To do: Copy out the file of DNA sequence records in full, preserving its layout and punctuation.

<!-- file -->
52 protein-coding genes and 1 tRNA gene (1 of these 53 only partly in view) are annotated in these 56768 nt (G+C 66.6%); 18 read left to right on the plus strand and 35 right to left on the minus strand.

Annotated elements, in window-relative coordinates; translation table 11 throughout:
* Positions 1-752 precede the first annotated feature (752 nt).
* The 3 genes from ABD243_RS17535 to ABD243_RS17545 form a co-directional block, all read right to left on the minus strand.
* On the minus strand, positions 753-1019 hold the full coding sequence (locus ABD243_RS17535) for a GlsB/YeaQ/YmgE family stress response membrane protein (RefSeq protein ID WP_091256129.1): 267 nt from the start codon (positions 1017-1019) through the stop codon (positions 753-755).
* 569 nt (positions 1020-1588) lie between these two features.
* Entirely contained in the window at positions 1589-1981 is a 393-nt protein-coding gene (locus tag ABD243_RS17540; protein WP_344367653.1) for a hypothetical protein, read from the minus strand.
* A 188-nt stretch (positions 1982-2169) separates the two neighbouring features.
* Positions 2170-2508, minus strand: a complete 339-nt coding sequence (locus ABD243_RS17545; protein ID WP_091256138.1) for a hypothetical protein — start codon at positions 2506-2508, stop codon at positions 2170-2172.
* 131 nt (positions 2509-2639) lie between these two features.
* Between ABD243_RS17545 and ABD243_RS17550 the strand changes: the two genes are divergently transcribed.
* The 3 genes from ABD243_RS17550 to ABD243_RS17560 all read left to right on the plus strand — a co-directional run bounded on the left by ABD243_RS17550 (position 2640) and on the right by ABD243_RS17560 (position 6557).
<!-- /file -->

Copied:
52 protein-coding genes and 1 tRNA gene (1 of these 53 only partly in view) are annotated in these 56768 nt (G+C 66.6%); 18 read left to right on the plus strand and 35 right to left on the minus strand.

Annotated elements, in window-relative coordinates; translation table 11 throughout:
* Positions 1-752 precede the first annotated feature (752 nt).
* The 3 genes from ABD243_RS17535 to ABD243_RS17545 form a co-directional block, all read right to left on the minus strand.
* On the minus strand, positions 753-1019 hold the full coding sequence (locus ABD243_RS17535) for a GlsB/YeaQ/YmgE family stress response membrane protein (RefSeq protein ID WP_091256129.1): 267 nt from the start codon (positions 1017-1019) through the stop codon (positions 753-755).
* 569 nt (positions 1020-1588) lie between these two features.
* Entirely contained in the window at positions 1589-1981 is a 393-nt protein-coding gene (locus tag ABD243_RS17540; protein WP_344367653.1) for a hypothetical protein, read from the minus strand.
* A 188-nt stretch (positions 1982-2169) separates the two neighbouring features.
* Positions 2170-2508, minus strand: a complete 339-nt coding sequence (locus ABD243_RS17545; protein ID WP_091256138.1) for a hypothetical protein — start codon at positions 2506-2508, stop codon at positions 2170-2172.
* 131 nt (positions 2509-2639) lie between these two features.
* Between ABD243_RS17545 and ABD243_RS17550 the strand changes: the two genes are divergently transcribed.
* The 3 genes from ABD243_RS17550 to ABD243_RS17560 all read left to right on the plus strand — a co-directional run bounded on the left by ABD243_RS17550 (position 2640) and on the right by ABD243_RS17560 (position 6557).